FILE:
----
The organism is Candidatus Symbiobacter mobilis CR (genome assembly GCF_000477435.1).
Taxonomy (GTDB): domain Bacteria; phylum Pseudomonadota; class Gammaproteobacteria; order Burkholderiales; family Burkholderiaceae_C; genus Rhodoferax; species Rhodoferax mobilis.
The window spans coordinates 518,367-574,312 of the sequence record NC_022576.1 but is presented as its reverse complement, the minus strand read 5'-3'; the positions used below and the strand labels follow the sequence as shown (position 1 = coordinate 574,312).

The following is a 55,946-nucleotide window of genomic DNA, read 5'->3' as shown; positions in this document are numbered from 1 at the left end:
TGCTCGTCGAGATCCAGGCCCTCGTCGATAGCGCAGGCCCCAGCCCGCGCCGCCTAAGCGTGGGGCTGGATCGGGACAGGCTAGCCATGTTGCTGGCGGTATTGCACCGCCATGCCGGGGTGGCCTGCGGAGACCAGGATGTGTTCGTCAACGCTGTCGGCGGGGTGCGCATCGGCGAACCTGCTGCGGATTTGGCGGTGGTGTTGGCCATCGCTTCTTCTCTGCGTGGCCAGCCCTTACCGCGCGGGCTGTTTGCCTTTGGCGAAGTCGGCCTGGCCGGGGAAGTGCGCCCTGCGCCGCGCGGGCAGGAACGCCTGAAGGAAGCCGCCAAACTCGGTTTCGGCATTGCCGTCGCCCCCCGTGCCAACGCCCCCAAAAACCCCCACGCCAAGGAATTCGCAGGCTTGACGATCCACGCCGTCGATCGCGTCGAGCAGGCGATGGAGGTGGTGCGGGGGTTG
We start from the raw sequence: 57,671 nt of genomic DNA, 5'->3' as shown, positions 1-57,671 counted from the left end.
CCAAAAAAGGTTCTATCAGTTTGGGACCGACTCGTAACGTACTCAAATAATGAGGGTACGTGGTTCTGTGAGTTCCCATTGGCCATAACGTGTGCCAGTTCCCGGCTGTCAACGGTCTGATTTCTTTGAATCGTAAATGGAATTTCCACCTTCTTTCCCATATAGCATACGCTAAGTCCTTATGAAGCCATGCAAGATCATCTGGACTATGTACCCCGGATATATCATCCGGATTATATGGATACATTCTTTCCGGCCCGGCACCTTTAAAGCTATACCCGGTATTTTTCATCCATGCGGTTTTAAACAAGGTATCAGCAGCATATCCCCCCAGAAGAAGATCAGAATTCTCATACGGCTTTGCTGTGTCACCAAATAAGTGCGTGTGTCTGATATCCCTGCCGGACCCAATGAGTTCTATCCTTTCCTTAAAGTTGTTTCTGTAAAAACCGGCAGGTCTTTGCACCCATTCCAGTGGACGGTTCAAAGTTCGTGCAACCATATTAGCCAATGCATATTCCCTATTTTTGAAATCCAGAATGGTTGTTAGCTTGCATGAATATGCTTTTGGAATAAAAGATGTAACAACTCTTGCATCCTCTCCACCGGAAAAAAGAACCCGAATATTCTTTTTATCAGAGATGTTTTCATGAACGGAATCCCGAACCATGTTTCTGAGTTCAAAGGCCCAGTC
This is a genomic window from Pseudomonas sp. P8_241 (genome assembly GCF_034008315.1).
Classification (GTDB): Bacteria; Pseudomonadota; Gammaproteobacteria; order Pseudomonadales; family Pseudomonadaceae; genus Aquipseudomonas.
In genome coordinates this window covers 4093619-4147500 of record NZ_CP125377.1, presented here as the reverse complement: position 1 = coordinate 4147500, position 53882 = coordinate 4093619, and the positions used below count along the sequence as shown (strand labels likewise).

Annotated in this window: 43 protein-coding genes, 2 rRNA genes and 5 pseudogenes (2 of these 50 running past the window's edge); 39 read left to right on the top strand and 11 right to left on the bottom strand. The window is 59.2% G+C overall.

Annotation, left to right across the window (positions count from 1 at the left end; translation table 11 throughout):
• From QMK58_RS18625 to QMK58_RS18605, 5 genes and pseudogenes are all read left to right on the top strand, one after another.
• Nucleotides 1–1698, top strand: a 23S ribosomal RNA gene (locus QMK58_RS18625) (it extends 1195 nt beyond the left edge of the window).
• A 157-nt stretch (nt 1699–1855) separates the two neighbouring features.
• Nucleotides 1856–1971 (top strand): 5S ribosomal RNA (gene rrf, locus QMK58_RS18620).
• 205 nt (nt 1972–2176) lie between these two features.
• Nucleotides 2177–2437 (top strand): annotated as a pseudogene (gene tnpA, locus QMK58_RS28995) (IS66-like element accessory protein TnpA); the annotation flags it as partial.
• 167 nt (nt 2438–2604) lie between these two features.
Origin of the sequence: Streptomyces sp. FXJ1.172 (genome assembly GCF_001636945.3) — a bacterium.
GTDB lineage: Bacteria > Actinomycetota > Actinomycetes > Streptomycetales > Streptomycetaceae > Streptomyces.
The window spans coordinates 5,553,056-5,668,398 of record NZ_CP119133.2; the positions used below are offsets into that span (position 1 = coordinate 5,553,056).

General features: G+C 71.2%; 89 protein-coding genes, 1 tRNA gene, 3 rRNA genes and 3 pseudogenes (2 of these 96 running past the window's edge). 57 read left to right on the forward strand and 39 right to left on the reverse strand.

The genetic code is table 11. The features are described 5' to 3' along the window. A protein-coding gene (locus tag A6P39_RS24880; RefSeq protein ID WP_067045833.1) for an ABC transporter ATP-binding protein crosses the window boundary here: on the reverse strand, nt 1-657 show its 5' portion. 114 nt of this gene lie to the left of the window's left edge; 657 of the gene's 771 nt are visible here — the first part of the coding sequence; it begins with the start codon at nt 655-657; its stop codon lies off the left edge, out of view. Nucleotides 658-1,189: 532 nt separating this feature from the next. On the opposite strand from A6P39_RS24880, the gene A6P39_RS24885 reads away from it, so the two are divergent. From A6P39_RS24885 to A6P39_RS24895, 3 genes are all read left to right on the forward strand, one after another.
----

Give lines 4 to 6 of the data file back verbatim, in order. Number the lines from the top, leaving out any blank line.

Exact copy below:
The following is a 55,946-nucleotide window of genomic DNA, read 5'->3' as shown; positions in this document are numbered from 1 at the left end:
TGCTCGTCGAGATCCAGGCCCTCGTCGATAGCGCAGGCCCCAGCCCGCGCCGCCTAAGCGTGGGGCTGGATCGGGACAGGCTAGCCATGTTGCTGGCGGTATTGCACCGCCATGCCGGGGTGGCCTGCGGAGACCAGGATGTGTTCGTCAACGCTGTCGGCGGGGTGCGCATCGGCGAACCTGCTGCGGATTTGGCGGTGGTGTTGGCCATCGCTTCTTCTCTGCGTGGCCAGCCCTTACCGCGCGGGCTGTTTGCCTTTGGCGAAGTCGGCCTGGCCGGGGAAGTGCGCCCTGCGCCGCGCGGGCAGGAACGCCTGAAGGAAGCCGCCAAACTCGGTTTCGGCATTGCCGTCGCCCCCCGTGCCAACGCCCCCAAAAACCCCCACGCCAAGGAATTCGCAGGCTTGACGATCCACGCCGTCGATCGCGTCGAGCAGGCGATGGAGGTGGTGCGGGGGTTG
We start from the raw sequence: 57,671 nt of genomic DNA, 5'->3' as shown, positions 1-57,671 counted from the left end.